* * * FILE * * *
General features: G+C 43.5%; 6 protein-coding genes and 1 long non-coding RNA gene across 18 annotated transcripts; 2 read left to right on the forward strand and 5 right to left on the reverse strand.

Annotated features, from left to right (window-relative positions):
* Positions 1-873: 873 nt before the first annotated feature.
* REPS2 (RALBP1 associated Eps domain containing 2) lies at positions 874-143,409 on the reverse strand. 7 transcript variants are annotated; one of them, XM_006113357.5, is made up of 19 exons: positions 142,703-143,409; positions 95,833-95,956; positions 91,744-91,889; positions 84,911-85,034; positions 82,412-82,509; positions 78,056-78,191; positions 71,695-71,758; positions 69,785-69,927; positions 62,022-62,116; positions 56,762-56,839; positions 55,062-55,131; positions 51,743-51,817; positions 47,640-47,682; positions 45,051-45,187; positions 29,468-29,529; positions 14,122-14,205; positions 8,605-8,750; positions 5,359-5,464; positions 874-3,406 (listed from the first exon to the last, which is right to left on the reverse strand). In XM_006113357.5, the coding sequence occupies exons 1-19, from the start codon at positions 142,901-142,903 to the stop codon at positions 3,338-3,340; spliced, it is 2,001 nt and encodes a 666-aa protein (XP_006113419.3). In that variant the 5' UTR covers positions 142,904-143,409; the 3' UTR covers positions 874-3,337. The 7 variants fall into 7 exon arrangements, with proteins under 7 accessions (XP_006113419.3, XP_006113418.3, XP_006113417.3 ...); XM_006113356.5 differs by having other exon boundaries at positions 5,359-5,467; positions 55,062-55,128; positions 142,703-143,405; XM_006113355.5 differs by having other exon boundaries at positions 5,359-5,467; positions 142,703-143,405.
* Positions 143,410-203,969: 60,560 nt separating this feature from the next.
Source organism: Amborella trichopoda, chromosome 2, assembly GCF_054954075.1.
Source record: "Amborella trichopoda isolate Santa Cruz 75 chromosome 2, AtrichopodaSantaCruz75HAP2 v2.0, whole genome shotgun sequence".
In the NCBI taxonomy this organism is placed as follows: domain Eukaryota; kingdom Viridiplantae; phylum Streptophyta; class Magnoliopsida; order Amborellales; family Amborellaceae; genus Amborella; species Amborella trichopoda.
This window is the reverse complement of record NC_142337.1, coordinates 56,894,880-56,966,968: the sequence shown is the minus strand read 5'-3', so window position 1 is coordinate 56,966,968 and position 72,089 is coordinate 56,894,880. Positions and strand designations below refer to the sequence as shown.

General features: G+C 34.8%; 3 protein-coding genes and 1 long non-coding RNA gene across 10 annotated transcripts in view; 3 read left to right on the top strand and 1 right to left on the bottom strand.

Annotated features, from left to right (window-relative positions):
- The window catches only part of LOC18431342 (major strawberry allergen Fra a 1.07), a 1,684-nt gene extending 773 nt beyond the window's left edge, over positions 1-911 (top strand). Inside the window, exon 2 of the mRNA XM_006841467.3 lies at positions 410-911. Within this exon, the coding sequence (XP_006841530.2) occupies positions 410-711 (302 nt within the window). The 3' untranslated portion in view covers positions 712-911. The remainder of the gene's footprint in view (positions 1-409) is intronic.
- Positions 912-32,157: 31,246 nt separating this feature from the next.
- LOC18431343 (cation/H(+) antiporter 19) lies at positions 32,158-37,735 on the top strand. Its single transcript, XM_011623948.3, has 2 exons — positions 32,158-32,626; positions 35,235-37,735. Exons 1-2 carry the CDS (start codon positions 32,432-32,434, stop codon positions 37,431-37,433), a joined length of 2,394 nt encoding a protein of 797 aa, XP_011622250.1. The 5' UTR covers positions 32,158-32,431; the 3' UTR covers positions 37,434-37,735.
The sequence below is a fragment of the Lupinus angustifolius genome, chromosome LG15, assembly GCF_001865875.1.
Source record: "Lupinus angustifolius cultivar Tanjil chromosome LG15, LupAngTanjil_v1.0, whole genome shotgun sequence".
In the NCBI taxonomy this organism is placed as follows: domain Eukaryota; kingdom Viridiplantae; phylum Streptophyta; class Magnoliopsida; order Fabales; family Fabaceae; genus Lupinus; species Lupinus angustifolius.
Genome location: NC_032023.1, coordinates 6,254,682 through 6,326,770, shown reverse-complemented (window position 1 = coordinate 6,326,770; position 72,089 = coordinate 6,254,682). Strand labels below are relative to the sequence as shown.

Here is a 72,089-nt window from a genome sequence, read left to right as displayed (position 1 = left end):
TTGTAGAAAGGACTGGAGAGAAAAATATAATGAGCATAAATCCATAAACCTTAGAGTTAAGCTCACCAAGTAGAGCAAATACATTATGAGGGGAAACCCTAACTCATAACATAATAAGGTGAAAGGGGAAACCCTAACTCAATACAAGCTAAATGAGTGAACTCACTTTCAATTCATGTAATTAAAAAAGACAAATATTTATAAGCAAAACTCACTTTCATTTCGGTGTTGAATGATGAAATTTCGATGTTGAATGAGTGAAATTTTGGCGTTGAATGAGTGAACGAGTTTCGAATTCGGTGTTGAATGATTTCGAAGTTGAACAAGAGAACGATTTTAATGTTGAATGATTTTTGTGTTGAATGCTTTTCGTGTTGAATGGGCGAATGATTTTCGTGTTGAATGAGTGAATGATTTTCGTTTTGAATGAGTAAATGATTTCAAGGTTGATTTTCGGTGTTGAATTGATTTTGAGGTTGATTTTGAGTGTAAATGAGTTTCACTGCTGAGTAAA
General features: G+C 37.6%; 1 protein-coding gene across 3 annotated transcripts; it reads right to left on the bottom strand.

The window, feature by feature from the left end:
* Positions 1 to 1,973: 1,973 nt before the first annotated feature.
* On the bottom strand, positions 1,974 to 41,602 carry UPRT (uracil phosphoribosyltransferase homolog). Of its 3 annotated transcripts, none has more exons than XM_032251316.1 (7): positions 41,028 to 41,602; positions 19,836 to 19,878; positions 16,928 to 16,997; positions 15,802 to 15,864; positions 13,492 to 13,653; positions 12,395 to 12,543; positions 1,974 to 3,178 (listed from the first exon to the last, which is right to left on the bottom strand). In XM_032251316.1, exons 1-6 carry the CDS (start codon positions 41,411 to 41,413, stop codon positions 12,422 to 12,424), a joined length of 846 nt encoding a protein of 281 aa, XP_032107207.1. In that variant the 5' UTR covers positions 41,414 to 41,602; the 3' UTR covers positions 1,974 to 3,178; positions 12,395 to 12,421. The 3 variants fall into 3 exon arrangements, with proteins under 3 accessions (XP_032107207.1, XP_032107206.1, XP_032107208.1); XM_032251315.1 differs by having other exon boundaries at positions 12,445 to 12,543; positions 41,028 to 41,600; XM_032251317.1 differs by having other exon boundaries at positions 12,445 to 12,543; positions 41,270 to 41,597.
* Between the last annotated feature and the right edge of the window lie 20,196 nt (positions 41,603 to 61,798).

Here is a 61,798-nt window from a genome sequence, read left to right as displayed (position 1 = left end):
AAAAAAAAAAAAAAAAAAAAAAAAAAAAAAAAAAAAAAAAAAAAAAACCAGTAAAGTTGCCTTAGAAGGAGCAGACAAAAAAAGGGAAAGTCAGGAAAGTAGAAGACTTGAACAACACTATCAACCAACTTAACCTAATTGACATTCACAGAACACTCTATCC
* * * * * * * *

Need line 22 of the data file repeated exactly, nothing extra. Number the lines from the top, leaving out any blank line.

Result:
The window, feature by feature from the left end: